BuzzFeed is the publishing outlet widely deemed to be the most primed to succeed with the new format. Because their brand is built around engaging with content in shorter intervals with unique formats (quizzes, lists, etc.), the Instant Article platform will suit them well. Facebook has already assured them that Instant Articles will be a suitable platform for their varied approach to displaying and sharing content.
Publishers shouldn’t be the only group excited about this development, though. Advertisers should be making very careful note of how ad space will function with these tools. Whether buying ad space from the publishers directly or from Facebook (which, once again, would mean Facebook would get to keep 30% of those ad revenues), marketers and ad agencies should be salivating at the thought of these highly engaging and visible plots of digital real estate.
As Marketing Land points out, it’s becoming less and less common for publishers (no matter how large) to have large sales teams. Because of this, we may see publishers opt for the indirect advertising method, in which Facebook would be in control of the ad inventory. The 30% decrease in revenue collection could be potentially made up for by the ability to take advantage of Facebook’s advanced targeting methods. Also, marketers will be able to benefit from a new, “no-nonsense means of serving more trackable, targeted ads across high-value media properties.” In other words, marketers will benefit immensely from yet another innovative and highly specific method of targeting audiences through Facebook.
In terms of formatting, the ads will have certain restrictions. Facebook has posted the following specifications for Instant Article ad units:
- 1 large banner ad, sized 320×250 or 300×250 pixels – or – 2 small banners sized 320×50 or 300×50 pixels for every 500 words of content
- A maximum of 4 total ads per article, and a maximum of 2 small banners per article.
- All articles are allowed to have at least one ad, regardless of the length.
- Publishers may include no more than one house ad per article.
- No ads may be placed “above the fold” on the first view of the article.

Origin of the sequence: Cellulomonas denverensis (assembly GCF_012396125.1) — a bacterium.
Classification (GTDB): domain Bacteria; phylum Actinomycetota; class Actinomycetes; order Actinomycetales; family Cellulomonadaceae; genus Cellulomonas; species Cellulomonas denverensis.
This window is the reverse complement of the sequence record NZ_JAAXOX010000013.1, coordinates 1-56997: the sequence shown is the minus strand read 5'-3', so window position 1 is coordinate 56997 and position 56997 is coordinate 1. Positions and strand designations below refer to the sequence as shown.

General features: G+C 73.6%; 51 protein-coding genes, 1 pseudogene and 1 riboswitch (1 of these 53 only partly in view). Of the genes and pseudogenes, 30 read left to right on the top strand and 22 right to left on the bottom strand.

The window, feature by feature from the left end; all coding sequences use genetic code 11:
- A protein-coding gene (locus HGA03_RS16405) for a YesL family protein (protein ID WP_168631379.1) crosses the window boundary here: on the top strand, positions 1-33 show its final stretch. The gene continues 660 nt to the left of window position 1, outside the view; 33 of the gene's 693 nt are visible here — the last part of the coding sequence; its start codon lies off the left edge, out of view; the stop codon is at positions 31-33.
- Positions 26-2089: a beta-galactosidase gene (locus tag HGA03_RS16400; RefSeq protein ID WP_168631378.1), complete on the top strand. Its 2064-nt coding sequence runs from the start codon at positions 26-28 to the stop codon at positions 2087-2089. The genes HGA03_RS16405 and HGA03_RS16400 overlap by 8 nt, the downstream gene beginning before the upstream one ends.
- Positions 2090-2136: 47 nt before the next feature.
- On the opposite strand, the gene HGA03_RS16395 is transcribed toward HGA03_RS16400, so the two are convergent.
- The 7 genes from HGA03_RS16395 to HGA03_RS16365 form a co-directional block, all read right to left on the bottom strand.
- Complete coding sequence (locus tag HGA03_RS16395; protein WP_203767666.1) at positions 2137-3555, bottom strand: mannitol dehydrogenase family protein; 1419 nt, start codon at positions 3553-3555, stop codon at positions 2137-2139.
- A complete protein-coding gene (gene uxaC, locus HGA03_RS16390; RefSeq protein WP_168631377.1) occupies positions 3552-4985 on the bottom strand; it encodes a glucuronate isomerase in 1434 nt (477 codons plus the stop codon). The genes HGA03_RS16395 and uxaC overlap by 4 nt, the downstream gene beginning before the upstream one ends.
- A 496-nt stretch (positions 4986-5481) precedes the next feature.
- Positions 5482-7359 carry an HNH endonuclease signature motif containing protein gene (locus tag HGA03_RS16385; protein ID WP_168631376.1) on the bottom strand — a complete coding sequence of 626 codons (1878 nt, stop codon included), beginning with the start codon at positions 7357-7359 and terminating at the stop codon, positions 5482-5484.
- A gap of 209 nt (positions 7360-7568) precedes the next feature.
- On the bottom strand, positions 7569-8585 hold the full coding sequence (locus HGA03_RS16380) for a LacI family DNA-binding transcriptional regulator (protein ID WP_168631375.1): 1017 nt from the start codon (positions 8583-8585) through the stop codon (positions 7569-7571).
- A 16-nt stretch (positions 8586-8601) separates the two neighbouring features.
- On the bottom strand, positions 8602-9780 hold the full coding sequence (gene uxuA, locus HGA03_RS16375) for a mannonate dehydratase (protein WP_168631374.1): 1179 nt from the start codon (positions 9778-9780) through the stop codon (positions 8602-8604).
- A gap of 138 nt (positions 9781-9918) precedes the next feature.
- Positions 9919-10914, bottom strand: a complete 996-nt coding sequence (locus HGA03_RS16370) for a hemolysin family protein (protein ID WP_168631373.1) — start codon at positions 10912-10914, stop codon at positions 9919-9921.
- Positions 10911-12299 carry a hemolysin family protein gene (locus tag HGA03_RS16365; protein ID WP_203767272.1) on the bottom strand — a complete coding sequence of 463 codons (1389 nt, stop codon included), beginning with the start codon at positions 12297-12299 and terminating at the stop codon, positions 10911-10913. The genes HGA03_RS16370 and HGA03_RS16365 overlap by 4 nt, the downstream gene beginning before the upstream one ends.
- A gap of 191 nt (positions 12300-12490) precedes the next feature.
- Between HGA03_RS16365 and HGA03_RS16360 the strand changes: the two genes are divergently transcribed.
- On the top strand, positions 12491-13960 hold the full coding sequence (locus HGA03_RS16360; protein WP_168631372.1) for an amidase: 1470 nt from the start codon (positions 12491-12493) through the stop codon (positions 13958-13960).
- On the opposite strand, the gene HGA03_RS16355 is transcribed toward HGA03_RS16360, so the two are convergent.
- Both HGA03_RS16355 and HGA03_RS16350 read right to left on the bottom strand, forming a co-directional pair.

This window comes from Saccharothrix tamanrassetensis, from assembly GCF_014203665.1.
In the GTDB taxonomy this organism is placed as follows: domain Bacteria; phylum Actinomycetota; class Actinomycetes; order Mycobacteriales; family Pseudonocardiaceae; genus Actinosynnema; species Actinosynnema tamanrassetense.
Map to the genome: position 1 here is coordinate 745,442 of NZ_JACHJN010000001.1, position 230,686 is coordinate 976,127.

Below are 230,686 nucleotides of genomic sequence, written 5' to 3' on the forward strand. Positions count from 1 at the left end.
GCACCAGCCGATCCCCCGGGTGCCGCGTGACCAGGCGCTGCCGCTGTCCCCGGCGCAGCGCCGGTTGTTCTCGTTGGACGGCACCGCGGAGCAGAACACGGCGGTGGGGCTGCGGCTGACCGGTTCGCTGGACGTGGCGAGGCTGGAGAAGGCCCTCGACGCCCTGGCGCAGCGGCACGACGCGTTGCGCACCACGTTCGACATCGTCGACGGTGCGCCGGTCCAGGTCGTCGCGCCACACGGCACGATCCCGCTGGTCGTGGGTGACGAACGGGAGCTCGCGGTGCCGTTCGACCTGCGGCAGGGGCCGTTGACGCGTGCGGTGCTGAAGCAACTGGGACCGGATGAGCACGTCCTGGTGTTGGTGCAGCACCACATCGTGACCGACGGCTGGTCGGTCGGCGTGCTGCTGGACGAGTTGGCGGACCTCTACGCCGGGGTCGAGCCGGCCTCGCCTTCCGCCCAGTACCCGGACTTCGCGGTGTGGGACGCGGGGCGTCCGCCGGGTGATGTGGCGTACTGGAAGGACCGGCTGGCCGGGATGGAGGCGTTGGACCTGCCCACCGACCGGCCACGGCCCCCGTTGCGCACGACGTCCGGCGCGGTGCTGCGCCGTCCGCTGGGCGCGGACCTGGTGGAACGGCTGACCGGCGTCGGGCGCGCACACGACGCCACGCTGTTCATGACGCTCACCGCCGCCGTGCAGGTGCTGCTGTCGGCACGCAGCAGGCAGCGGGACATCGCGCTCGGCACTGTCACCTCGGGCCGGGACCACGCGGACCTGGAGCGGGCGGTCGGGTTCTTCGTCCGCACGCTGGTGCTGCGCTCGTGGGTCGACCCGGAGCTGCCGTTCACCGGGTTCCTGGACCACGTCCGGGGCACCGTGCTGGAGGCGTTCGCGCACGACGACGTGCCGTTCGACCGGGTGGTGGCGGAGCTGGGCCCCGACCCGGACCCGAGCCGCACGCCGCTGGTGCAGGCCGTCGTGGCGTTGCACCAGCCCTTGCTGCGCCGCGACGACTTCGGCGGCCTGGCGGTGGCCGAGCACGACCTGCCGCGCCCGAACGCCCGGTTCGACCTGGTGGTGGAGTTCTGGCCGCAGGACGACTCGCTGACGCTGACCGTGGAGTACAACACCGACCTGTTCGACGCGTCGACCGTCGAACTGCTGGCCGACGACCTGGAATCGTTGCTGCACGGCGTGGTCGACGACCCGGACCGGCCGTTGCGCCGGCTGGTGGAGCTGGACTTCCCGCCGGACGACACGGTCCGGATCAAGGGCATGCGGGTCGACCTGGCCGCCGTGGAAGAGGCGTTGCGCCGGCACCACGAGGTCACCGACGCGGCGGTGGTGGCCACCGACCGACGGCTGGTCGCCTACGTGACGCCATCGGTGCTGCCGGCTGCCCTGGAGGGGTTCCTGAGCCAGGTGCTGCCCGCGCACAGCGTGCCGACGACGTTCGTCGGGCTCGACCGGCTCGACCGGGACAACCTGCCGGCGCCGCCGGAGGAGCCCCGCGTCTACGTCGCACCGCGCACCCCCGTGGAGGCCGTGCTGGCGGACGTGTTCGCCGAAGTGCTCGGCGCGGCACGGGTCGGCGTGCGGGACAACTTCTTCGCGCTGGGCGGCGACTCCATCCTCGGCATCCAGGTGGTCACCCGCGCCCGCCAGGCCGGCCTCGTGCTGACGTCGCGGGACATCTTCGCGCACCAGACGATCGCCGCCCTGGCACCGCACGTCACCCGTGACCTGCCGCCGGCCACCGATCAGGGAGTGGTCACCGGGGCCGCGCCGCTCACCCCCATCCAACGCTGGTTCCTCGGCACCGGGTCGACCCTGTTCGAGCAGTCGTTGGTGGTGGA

- Publishers may not include ads in autoplay videos embedded in their articles, although ads in third-party video players are allowed
It’s interesting to see these specifications as a window into the way Facebook sees themselves benefiting from these instant articles. It all comes down to user experience. So, when users are scrolling down their News Feeds and are confronted with an Instant Article, Facebook ensures that the ads included won’t be the first visible element. Also, they ensure that the ads will be useful, not merely a way for publishers to shill their content, at least not more than once per article. As consistency is part of the foundation on which UX is built, Facebook is making sure that videos aren’t preceded by ads. Since it’s asking more of a user to sit through a video than it is to simply see a written blurb, Facebook knows that this last specification will make the user more willing to engage with the high-quality video content.
Because it’s still such a new advertising platform, it will take some time to develop useful results metrics and best practices guidelines. Already though, ad space on Instant Articles is signaling a dramatic change in the way publishers and advertisers digitally interact. Ultimately, if Facebook doesn’t go back on the concessions made to publishers so far, (this is possible, of course, as Facebook can essentially do whatever it wants) the ability to advertise on Instant Articles represents huge brand building opportunities. Users will be met with Instant Articles in a highly visible (the format is exclusively mobile) and high quality (the examples so far are visually rich, easy to engage with, and varied in subject matter) content. How this changes in the future remains to be seen, but marketers, advertisers, and business alike should all be taking careful note of how it all shakes out.